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The 10 best things I was ever told about ‘Christian sex’

I've heard the most appalling -- and the most beautiful -- messages about sex in the church. Too often, the church is silent and bashful about sex, and when the church has spoken out about sex, many messages I heard have either been shaming or repressive. Here's the 10 best thing I've ever heard about "Christian sex."


Image of a couple in bed, via Shutterstock

Editor’s note: Melissa Otterbein’s previous entry on the “10 worst things I was ever told about ‘Christian sex'” can be found here.

10. “Let me teach you something.Those who tell you that sex is intimate and sacred… they’re right. But please also know that you are God’s child, not an item to be assigned a value.Your sexuality can never make you worthless. It is your responsibility to respect and love the part of yourself that creates pleasure and life. Get to know yourself well enough to decide what’s right for your body. Always honor your boom-shaka, va-va-va-voom, and chicka-chicka-wow-wow,because this world is jam-packed with people who will try to tell you what those things are for. And if you lose your own voice amid the warnings, whining, and admonishments, you’ll lose the most important matter at hand: Your Creator gave you sexuality because He loves you. It’s a blessing. And it only belongs to you.”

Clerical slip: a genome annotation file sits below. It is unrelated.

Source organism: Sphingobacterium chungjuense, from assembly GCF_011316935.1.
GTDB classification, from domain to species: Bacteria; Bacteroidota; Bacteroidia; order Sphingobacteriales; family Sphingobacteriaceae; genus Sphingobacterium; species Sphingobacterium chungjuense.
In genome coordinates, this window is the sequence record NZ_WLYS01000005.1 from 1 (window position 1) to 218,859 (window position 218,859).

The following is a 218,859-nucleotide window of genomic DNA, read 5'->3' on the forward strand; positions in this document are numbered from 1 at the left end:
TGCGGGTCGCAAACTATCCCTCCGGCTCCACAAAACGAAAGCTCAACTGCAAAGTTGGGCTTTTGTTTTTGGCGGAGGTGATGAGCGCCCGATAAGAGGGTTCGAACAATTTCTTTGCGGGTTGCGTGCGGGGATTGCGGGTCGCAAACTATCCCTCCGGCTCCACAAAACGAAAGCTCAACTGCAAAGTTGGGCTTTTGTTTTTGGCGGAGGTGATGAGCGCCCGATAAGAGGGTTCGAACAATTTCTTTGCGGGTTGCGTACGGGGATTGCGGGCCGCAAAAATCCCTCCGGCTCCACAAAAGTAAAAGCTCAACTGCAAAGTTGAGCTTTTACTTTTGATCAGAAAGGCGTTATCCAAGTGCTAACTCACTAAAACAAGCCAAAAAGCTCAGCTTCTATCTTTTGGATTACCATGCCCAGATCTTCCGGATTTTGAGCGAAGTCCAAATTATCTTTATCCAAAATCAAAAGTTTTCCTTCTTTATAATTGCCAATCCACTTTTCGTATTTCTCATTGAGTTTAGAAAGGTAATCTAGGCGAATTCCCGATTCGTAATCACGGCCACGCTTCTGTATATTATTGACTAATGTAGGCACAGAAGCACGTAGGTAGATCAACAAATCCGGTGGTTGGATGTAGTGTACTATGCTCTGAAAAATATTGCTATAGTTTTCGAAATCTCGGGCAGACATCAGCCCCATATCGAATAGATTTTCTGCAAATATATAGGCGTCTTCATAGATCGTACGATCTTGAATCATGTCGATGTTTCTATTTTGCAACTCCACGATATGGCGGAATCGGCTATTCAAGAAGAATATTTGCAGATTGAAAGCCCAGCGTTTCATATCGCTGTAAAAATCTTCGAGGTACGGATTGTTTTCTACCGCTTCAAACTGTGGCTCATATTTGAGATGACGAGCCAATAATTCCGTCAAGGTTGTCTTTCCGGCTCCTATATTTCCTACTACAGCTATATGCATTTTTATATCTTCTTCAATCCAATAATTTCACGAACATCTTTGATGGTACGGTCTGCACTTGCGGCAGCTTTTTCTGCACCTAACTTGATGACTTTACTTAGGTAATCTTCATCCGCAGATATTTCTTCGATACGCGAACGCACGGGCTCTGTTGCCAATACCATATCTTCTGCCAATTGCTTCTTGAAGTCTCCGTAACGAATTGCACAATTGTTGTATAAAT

-Abigail Wurdeman, “Sexual Responsibility”

9. “Do not arouse or awaken love until it so desires.”

-Song of Songs 2:7 

8. In response to Rob Bell’s five year old son asking his wife, Kristen, what “sexy” means: “Sexy is when it feels good to be in your own skin. Your own body feels right, it feels comfortable. Sexy is when you love being you.”

-Rob Bell, “Sex God”

7. “You are not alone. Whatever you struggle with, whatever you have questions about, you are not alone. It doesn’t matter how dark it is or how much shame or weakness or regret it involves, you are not alone.”

-Rob Bell, “Sex God”

6. -The entire “Flame” video by Rob Bell

5. “Everything is permissible but not everything is beneficial.”

-1 Corinthians 6:12

4. “Her desire for children doesn’t come from between her legs. It comes from her heart. She believes it’s possible God wanted to give His children a gift so grand, that He created the most intense bodily sensation.”

-Susan Diamond, “God’s Gift So Grand”

3. “The soul needs beauty for a soul mate
When the soul wants…the soul waits …

No I could never take a chance
Of losing love to find romance
In the mysterious distance
Between a man and a woman

For love and faith and sex and fear
And all the things that keep us here
In the mysterious distance
Between a man and a woman.”

U2, “A Man and a Woman”

2. “Keeping one’s sexuality in an immature and unintegrated state makes it neither holy nor ready for real relationship. The idealization of being non-sexual as a symbol of spiritual maturity does not serve singles well. It hurts them in many ways. It keeps them out of what God designed as natural attraction, and it keeps sexuality dis-integrated from the rest of their personhood. … Sexuality needs to be integrated into one’s personhood. It should be connected to all of who you are, and it should show up in real life, not be sent to a dungeon. Get in touch with your sexual desires and the fears you have about them. Talk to a counselor if you have had bad experiences and get those things healed.

-Dr. Henry Cloud, “How to Find a Date Worth Keeping”